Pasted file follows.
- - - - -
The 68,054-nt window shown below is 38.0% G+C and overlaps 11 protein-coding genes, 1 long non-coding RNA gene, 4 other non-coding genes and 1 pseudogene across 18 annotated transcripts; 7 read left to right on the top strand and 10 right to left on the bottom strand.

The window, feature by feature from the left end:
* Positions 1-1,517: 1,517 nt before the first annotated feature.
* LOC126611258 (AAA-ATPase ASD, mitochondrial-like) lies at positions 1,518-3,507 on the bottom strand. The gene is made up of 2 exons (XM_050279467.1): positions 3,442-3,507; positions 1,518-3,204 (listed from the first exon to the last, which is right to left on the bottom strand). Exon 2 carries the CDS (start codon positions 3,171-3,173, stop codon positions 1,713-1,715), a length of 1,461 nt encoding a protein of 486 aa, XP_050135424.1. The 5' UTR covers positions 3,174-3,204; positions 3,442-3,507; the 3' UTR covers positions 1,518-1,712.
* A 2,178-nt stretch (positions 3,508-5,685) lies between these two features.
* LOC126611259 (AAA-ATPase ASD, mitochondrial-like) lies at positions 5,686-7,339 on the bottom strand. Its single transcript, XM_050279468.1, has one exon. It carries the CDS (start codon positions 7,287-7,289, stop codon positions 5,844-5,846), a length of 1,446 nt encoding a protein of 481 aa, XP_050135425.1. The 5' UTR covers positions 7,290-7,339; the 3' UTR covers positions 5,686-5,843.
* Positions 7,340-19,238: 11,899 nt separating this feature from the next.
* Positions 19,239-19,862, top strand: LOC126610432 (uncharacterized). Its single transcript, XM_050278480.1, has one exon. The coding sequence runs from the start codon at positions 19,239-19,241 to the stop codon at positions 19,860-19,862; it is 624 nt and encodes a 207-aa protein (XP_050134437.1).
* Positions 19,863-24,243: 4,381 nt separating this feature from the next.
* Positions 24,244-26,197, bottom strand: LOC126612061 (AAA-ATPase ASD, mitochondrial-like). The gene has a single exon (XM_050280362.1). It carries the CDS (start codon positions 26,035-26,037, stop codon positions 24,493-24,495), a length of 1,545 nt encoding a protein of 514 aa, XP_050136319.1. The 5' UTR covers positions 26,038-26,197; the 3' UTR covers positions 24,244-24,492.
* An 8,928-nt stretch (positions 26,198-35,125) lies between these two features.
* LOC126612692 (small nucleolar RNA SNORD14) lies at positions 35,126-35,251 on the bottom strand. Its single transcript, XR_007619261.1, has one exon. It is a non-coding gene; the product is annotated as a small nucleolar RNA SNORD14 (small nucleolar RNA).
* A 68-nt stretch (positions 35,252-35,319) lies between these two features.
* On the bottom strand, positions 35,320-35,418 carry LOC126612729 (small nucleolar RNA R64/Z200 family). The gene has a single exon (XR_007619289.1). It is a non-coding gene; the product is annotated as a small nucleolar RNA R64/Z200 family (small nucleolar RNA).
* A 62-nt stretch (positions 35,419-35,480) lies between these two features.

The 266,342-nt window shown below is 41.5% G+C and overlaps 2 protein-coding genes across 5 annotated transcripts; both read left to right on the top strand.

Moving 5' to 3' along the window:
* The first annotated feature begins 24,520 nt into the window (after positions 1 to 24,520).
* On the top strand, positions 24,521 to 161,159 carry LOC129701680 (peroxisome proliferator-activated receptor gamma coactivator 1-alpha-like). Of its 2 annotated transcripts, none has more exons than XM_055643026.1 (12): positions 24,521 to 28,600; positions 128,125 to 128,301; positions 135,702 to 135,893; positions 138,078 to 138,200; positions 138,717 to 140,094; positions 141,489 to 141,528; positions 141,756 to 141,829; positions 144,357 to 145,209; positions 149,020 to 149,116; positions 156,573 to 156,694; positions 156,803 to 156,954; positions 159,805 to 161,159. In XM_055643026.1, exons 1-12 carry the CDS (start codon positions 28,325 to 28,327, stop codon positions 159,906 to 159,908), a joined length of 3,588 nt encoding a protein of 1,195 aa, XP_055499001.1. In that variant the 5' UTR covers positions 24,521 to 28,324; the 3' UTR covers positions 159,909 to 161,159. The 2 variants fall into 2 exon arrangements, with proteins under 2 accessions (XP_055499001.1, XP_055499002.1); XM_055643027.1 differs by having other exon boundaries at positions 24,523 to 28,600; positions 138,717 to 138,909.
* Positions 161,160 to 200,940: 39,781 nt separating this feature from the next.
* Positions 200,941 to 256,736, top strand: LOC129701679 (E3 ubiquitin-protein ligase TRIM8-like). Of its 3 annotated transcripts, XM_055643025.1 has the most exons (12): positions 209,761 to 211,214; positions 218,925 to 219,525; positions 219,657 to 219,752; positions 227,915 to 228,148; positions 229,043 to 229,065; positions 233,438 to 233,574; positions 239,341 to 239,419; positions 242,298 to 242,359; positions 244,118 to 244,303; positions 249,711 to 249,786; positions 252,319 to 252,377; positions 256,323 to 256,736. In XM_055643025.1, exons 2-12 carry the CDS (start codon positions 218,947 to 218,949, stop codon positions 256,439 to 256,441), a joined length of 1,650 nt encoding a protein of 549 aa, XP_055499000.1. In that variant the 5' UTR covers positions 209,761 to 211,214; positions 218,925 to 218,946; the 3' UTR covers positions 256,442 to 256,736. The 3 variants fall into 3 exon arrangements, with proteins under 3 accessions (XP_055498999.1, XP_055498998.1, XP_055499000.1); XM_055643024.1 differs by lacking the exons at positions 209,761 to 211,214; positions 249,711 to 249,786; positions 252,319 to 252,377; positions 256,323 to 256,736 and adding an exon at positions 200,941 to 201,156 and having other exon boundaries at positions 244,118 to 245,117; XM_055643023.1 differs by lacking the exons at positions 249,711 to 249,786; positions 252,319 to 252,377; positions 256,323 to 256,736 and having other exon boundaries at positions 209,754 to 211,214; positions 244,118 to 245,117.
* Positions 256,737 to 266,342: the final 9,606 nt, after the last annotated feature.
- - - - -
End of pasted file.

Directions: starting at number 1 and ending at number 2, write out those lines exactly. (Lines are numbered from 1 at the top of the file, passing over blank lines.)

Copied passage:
The 68,054-nt window shown below is 38.0% G+C and overlaps 11 protein-coding genes, 1 long non-coding RNA gene, 4 other non-coding genes and 1 pseudogene across 18 annotated transcripts; 7 read left to right on the top strand and 10 right to left on the bottom strand.

The window, feature by feature from the left end: